Browns linebacker Scott Fujita has reserved the right to appeal his three-game suspension for his alleged role in the New Orleans Saints’ bounty scandal pending the outcome of the NFL Players Association’s grievances against the league.
A ruling on one of those grievances was made public this morning.
Special Master Stephen Burbank has rejected the union’s argument that under the collective bargaining agreement NFL Commissioner Roger Goodell does not have jurisdiction to discipline players for the alleged conduct. The union argued that Burbank, not Goodell, has the authority to punish players for alleged salary-cap violations.
The union has announced it will appeal Burbank's decision.
"Any pay-to-injure program runs counter to the health and safety principles we stand for as players," the NFLPA said in a statement. "However, none of the players punished in this case have seen a shred of evidence justifying the NFL’s punishment."
In addition to Fujita, Saints defensive end Will Smith has been suspended for four games, Saints linebacker Jonathan Vilma for the entire 2012 season and Green Bay Packers defensive lineman Anthony Hargrove, a former member of the Saints, for eight games.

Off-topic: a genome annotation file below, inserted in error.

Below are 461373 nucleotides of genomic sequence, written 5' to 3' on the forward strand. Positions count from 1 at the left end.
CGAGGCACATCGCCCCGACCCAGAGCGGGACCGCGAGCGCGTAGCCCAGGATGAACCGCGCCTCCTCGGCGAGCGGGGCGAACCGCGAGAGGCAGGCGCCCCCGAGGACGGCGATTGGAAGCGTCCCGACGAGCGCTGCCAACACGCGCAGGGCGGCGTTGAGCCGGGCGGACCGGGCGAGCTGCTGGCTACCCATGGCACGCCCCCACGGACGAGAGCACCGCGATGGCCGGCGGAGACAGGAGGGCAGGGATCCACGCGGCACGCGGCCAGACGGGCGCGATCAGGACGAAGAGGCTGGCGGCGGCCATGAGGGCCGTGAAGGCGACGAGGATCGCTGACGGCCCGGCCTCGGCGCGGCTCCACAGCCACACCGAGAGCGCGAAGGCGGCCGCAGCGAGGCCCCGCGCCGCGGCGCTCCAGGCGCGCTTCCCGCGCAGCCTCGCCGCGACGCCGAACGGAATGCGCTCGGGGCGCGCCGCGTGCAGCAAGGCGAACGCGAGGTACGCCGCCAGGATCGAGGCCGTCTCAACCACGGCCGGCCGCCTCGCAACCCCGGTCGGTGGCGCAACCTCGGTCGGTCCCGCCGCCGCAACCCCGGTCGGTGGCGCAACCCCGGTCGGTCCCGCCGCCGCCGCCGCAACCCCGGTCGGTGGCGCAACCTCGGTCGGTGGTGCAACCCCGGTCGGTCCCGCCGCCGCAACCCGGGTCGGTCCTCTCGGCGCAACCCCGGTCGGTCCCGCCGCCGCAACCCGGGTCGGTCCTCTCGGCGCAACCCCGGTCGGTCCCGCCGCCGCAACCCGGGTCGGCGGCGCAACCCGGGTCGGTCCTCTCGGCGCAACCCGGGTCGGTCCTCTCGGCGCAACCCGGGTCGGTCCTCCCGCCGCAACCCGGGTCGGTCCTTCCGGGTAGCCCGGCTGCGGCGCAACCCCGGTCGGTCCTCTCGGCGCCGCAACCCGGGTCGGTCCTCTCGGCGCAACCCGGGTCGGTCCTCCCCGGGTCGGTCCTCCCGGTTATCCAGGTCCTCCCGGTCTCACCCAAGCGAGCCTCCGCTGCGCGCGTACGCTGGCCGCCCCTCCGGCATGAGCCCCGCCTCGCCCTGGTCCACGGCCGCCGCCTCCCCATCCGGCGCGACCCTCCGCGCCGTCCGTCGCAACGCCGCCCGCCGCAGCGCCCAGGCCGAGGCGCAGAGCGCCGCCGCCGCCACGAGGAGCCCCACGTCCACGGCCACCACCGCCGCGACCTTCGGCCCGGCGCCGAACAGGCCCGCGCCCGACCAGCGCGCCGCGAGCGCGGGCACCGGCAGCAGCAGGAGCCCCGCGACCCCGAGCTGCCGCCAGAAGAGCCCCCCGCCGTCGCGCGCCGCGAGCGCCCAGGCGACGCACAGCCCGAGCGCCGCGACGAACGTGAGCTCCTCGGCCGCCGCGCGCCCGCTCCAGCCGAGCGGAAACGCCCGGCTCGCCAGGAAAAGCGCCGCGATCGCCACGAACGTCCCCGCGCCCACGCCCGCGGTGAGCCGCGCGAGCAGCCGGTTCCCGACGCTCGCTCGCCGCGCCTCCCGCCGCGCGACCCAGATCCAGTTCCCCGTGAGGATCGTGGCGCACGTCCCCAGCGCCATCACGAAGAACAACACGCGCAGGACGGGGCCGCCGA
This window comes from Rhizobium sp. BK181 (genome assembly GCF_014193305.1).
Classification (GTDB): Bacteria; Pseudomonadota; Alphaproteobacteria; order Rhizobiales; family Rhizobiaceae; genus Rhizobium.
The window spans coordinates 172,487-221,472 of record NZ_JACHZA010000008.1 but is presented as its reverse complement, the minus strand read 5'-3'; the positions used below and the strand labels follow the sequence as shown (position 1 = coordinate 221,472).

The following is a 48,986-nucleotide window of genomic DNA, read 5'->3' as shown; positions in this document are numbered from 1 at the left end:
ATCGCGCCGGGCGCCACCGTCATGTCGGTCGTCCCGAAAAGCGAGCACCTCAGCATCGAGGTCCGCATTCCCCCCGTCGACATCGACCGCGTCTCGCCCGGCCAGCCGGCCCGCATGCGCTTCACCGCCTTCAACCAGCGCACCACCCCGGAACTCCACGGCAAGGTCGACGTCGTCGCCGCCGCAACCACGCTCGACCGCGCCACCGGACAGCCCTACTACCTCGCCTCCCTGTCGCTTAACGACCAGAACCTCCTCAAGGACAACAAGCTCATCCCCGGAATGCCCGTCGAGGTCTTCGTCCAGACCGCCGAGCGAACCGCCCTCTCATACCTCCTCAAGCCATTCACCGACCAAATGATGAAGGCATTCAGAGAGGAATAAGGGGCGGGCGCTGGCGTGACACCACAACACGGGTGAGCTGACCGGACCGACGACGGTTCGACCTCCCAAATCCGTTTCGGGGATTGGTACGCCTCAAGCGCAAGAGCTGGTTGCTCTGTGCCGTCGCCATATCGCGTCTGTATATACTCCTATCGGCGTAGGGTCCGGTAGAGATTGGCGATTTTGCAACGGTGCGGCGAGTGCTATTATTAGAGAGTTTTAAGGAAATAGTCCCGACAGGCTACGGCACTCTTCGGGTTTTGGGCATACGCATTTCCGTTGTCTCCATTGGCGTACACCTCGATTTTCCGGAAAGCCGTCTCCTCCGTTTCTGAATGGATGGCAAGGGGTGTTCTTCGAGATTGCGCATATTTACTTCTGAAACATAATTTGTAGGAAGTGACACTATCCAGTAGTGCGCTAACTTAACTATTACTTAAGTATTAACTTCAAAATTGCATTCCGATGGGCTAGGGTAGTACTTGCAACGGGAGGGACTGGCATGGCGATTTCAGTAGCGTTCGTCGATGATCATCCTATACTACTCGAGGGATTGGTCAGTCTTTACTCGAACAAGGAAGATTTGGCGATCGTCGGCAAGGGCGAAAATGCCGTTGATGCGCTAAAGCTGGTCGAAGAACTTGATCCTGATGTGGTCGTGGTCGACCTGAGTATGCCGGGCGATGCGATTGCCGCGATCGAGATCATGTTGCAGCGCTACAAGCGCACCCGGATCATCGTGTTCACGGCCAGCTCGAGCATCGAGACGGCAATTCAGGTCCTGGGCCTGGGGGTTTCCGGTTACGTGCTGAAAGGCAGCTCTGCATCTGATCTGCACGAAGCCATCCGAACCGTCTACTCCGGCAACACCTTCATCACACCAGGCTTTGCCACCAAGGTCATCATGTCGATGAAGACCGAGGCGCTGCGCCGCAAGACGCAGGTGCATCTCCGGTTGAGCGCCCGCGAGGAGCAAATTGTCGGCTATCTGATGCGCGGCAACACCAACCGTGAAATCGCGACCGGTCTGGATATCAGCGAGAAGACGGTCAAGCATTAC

“System Arbitrator Stephen Burbank upheld the commissioner’s authority under the Collective Bargaining Agreement to impose “conduct detrimental” discipline on players who provided or offered to provide financial incentives to injure opponents,” the league said in a statement. “He also upheld the commissioner’s authority to impose such discipline against players who obstructed a league investigation. The System Arbitrator thus confirmed the commissioner’s authority to suspend Mr. Fujita, Mr. Smith and Mr. Vilma. He invited the commissioner to clarify the precise basis for his discipline of Mr. Hargrove who, among other things, was found to have lied to the league’s investigators and obstructed their investigation.”
The outcome of a separate grievance heard by arbitrator Shyam Das is still hanging in the balance. The NFLPA has also argued that Goodell does not have the authority to punish players for conduct occurring before the new CBA was signed last August and that Art Shell or Ted Cottrell, who are jointly appointed by the league and union to review discipline for on-field conduct, should rule on appeals instead of Goodell.
Fujita, who played for the Saints from 2006-09 before signing with the Browns, has repeatedly denied the league’s accusations that he contributed money to a pool that paid players for intentionally injuring opponents.